When do I get overtime pay?
You work “overtime” when you work extra hours above your ordinary hours of work.
If you are covered by the federal system, you will be entitled to overtime pay when you have worked overtime and an award or registered agreement states that you are entitled to overtime pay. The award or registered agreement will state the rate at which your overtime is to be paid.
If you are not covered by modern award or enterprise bargaining agreement, then you may not be entitled to overtime pay if you are being paid a salary and if the overtime work is reasonable. If the overtime work is not reasonable, then the business may be in breach of the Fair Work Act 2009, and you may be entitled to a remedy.
What if I don’t want to work overtime but my employer demands it?
If you are a full-time employee under the federal system, your employer usually cannot demand that you work more than 38 hours per week unless the extra time is reasonable.
Note that you may have an award or registered agreement that allows for the averaging of weekly hours over a certain period. For example, you may work 60 hours in one week and 16 hours the next week. Despite the disparity between the two weeks, the average is still 38 hours per week. Your award or registered agreement may allow this so that you may not be entitled to overtime pay for the additional hours in the first week.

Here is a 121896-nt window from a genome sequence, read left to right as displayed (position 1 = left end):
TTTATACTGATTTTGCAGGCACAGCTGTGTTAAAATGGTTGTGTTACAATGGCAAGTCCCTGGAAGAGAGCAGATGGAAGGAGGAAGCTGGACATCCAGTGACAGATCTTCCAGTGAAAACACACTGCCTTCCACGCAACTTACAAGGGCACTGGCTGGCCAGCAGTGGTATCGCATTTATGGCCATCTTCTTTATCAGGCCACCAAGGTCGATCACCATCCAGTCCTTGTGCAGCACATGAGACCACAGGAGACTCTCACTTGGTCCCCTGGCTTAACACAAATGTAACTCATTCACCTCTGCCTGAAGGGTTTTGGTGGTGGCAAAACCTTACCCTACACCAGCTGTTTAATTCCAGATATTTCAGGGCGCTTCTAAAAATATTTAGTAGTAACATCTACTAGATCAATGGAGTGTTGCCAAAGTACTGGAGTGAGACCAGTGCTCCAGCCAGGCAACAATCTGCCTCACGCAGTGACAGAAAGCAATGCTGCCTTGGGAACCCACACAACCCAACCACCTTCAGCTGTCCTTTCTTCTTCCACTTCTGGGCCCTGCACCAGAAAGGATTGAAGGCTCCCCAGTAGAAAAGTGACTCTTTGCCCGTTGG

However, even if your award or registered agreement allows for the averaging of weekly hours, other factors are still important in determining whether the overtime is reasonable. Other factors include your health and safety when working additional hours, whether you were given notice for the need to work the additional hours, and your family responsibilities. If your employer demands that you work unreasonable overtime, you can refuse.
What meal breaks or other breaks am I entitled to?
If you are covered by the federal system, your meal breaks or other breaks (eg. tea breaks and other short breaks) will largely depend on your award or registered agreement. Your award or registered agreement will usually set out the obligations regarding the duration of your breaks and when they can or should be taken. Your award or registered agreement will also specify whether you are to be paid for certain breaks. We can help you understand your award or registered agreement.
What roster days-off do I get?
Again, this will usually depend on your award or registered agreement. Your award or registered agreement may set out when you are entitled to roster days-off and whether they are to be paid or not.
In investigating sexual harassment, employers cannot focus only on the applicant’s feelings to the exclusion of the factual context of the allegations